Ok, let's be clear. Just because this book is royalty-share and we're splitting it 50/50, it does not make you a co-publisher.
You don't get to demand things such as specialized credits in the intro, choice of music bumpers or editorial rights to change things you don't like in the book.
That last one was not a hypothetical. We actually had someone ask for the right to change things in the book after he was hired.  
We don't have time to deal with prima donnas and big egos.
If you're so awesome that you can make those demands, then you probably don't need to be on ACX.
What to do about it: Don't be a diva.
8. Not Following Directions
The biggest one here is people submitting a generic demo, instead of a demo of the script provided.
I really don't need to hear your crappy Aussie accent in the fake Outback Steakhouse ad you (didn't) voice.
I need to hear how you sound reading my book.
Why? Because anyone with a few hundred bucks can go into a pro studio with a pro engineer and a pro director and come out with a glorious demo.
But unless you're recording my book in that same studio with all those people, your generic demo is virtually useless.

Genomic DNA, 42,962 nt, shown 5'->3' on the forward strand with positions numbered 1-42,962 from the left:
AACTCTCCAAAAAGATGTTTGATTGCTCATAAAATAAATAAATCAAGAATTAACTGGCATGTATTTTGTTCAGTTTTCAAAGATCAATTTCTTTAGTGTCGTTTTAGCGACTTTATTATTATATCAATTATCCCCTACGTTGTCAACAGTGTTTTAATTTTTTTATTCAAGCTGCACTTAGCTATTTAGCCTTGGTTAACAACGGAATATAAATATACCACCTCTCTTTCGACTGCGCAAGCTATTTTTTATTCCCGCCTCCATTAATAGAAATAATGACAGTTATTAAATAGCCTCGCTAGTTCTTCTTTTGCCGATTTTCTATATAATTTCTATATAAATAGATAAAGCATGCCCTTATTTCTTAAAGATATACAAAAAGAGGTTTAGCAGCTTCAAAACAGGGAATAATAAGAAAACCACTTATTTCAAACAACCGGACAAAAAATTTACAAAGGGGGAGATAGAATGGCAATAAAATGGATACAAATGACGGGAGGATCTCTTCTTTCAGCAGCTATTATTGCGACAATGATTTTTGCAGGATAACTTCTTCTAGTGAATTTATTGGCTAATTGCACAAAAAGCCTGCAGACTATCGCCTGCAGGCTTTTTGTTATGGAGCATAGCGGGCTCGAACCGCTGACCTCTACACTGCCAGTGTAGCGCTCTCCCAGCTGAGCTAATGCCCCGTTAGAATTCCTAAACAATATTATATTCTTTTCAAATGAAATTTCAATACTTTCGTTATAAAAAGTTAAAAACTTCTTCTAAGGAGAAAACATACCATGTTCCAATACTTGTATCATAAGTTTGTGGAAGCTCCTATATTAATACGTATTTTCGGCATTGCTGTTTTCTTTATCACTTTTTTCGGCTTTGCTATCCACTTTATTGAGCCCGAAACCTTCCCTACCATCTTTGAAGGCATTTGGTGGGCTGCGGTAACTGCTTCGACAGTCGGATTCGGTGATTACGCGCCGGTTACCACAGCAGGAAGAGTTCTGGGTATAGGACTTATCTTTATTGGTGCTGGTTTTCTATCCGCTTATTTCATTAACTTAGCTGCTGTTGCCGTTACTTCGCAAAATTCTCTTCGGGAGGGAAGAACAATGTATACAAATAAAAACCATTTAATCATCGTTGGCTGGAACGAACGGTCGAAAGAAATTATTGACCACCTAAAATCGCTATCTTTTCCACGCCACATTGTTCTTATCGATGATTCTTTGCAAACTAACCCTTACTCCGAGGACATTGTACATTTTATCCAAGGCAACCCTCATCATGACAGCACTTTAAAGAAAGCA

Not only does the author want to know how you sound reading his/her characters, I need to know how your sound quality is from the place you'll be working (see reasons 3-5 above).
What to do about it: Read the snippet we provide, please.
So there it is. The most likely reasons you're not getting hired.
You may be wondering why we have such a high bar. After all, these are just royalty-share titles, right?
Yep, they are, and the only way for you and everyone else to make their money is for all of us to release a high-quality product.
And as narrator/producer, that means you, first and foremost. 
Every piece of work you do is your personal signature. Sign yours with excellence.


Jeffrey Kafer is an award-winning voice talent specializing in audiobooks. With over 60 titles narrated, he's also a producer working with CrossRoad press and his own SpringBrook Audio. He's done the post production for such industry talent as Dick Hill, Karen White and Tara Sands. And he is the humorist and creator of the popular Voice-OverLoad comics featuring the voice over adventures of Mike and Zeke (pictured).

Voice-OverLoad Comics:

Audiobook Creation Exchange (ACX):

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Comments (16)
1/31/2022 at 12:20 AM
Great article,
I’ve never been denied an audition. I'm planning on setting up a silent room and obtaining proper recording equipment before I even try. Very useful information. Thank you for taking the time to explain how it works.
Clay Myers-Bowman
12/8/2012 at 4:09 PM
Great article. Thanks. I have two questions: